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The Book of Lost Souls Kindle Edition
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From the Author
About the Author
OTHER BOOKS BY MICHELLE MUTO:
- Publication Date : January 1, 2014
- File Size : 556 KB
- Print Length : 298 pages
- Publisher : Autumn Hill Press (January 1, 2014)
- Word Wise : Enabled
- Screen Reader : Supported
- Text-to-Speech : Enabled
- Language: : English
- ASIN : B004QWZ8LO
- Enhanced Typesetting : Enabled
- Simultaneous Device Usage : Unlimited
- X-Ray : Enabled
- Lending : Enabled
Best Sellers Rank:
#834,302 in Kindle Store (See Top 100 in Kindle Store)
- #3,609 in Witch & Wizard Mysteries
- #4,807 in Teen & Young Adult Paranormal & Urban Fantasy eBooks
- #21,709 in Teen & Young Adult Fantasy
- Customer Reviews:
Top reviews from the United States
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The Book of Lost Souls by Michelle Muto is a totally original take on the paranormal genre that - similar to "Buffy" - captures a spirit of hip 'now'-ness that is engaging from the very first page. I've got to stress here that I was only subtly reminded of Buffy whilst reading "The Book Of Lost Souls". This is very much it's own story, which is an absorbing read that has comedy and wit, but also a more serious and perhaps sinister undercurrent running through it's narrative. There is action and mystery, romance and tenderness. It draws on classic archetypes and reworks them in a refreshing way and you actually enjoy the way Michelle weaves them into her tome. It's cleverly subtle - it doesn't belt you in the head.
Her cast too, are a vivid collection of characters, lead by the precocious and worldy Ivy, who reflect contemporary teens dealing with all the trials of growing up and dealing with peer groups, high school, difficult parents whilst dealing with the additional burdens of fangs, aversions to sunlight, wolf-like tendencies and the like. Muto's affection for her characters is clear and she imbues them with a rich realism and enthusiasm that make them leap off the page.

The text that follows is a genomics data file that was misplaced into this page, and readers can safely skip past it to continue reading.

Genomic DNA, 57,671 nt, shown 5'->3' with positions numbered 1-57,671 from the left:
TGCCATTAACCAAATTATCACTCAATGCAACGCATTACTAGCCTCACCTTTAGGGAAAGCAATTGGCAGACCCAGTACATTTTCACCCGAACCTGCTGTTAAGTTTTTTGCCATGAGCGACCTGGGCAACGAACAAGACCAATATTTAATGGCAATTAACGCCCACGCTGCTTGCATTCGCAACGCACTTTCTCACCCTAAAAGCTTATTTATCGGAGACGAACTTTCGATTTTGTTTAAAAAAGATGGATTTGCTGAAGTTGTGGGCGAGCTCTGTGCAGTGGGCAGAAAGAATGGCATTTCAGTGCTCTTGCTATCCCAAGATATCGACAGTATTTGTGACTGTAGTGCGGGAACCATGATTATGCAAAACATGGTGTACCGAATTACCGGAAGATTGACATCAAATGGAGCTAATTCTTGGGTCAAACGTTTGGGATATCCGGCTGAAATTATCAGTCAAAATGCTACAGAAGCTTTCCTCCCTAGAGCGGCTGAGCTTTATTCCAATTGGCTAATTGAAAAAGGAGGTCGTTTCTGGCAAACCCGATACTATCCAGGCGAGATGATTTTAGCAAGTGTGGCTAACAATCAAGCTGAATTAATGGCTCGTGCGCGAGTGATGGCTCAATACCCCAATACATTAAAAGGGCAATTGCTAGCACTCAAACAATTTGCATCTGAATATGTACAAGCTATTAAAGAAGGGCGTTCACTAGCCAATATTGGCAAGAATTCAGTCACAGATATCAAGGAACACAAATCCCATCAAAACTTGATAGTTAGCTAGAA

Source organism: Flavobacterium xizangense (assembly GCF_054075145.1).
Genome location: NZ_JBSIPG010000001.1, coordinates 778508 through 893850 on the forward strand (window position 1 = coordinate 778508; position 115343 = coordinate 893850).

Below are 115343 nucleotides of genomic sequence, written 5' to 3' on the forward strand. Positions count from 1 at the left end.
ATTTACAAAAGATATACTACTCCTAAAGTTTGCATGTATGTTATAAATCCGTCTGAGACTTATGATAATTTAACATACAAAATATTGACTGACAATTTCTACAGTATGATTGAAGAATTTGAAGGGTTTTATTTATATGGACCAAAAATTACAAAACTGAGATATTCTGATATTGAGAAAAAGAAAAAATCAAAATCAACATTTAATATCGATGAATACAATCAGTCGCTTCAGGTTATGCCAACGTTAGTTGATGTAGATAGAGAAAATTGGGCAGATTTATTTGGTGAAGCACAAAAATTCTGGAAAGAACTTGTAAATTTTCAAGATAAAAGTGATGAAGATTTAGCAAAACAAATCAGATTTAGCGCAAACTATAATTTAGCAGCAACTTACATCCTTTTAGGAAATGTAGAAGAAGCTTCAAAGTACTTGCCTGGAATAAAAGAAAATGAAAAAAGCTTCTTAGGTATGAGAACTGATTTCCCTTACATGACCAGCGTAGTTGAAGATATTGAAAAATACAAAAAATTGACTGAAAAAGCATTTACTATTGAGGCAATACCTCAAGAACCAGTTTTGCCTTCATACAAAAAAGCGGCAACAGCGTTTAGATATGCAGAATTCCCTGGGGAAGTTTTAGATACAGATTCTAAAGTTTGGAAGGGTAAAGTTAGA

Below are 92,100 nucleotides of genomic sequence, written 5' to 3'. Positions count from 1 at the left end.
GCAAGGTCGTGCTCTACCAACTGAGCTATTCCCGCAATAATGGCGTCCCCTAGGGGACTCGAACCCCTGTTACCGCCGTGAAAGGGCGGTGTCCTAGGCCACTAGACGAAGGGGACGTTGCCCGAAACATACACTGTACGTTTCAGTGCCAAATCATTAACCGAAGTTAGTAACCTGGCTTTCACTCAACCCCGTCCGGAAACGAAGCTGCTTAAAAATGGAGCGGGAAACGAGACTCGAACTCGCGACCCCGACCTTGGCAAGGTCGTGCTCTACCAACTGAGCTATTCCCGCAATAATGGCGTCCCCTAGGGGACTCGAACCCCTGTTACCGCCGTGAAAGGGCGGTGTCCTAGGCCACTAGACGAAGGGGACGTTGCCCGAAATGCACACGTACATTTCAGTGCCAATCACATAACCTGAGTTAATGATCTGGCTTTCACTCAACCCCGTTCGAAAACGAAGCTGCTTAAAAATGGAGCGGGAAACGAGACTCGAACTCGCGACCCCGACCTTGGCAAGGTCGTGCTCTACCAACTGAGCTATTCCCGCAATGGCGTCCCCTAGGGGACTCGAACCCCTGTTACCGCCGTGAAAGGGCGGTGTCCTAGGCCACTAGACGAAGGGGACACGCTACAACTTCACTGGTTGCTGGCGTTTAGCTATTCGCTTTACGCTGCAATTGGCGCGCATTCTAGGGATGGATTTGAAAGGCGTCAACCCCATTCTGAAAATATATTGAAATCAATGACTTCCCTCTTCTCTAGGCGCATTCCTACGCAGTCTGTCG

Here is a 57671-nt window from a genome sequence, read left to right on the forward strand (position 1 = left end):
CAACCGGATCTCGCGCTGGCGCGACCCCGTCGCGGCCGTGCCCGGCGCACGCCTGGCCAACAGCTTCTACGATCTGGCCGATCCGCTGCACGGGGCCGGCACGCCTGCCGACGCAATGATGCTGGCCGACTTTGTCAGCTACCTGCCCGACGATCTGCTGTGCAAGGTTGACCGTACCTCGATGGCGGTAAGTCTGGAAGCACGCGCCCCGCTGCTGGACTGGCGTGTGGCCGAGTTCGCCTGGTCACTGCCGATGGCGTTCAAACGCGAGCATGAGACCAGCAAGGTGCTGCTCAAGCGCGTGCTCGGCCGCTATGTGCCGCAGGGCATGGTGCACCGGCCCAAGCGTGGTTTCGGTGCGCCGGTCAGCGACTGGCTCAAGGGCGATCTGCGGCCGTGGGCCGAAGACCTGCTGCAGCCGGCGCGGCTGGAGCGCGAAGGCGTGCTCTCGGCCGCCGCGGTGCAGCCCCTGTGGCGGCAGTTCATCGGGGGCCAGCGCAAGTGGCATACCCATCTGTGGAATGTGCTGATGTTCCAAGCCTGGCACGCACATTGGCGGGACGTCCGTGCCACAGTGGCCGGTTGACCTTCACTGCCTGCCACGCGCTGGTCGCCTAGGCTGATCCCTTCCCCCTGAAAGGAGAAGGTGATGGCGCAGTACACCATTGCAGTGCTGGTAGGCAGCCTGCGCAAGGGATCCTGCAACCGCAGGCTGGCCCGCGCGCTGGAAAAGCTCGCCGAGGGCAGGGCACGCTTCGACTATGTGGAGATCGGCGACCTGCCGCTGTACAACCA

Muto's story craft is well honed. There is nothing contrived or superfluous and she has balanced the tension and excitement well with the lighter moments and the laughs too. The dialogue is sharp, settings are well described and visually accessible. Teens will most certainly love it and even cynics like a middle 30's parent can't help but smile.
The Book Of Lost Souls is a considerable achievement for Michelle Muto and I believe that it is a worthy addition to a genre that can perhaps, be a little too serious sometimes.
Not at all lacking in the action and nail-biting suspense department, I found this book to be a highly entertaining and relaxing read. The dialogue is stimulating and often really hilarious, and none of the descriptions are lengthy or boring. I would actually go so far as to call The Book of Lost Souls a page-turner.
The characters are well fleshed out and realistic enough. Ivy, the main character, is fighting a constant battle against being tempted by evil. Right up to the end it remains a mystery whether she will actually overcome the evil.
The supporting characters, especially the dog, Devlin, are likable and lifelike. As for Ivy's romantic interests, unfortunately I cannot let the cat out of the bag where they are concerned. The romantic side of the story is kept tasteful and sometimes, even poignant.
For a relaxing, yet exciting and often truly humorous read, I recommend The Book of Lost Souls for a pleasant reading experience. (Ellen Fritz)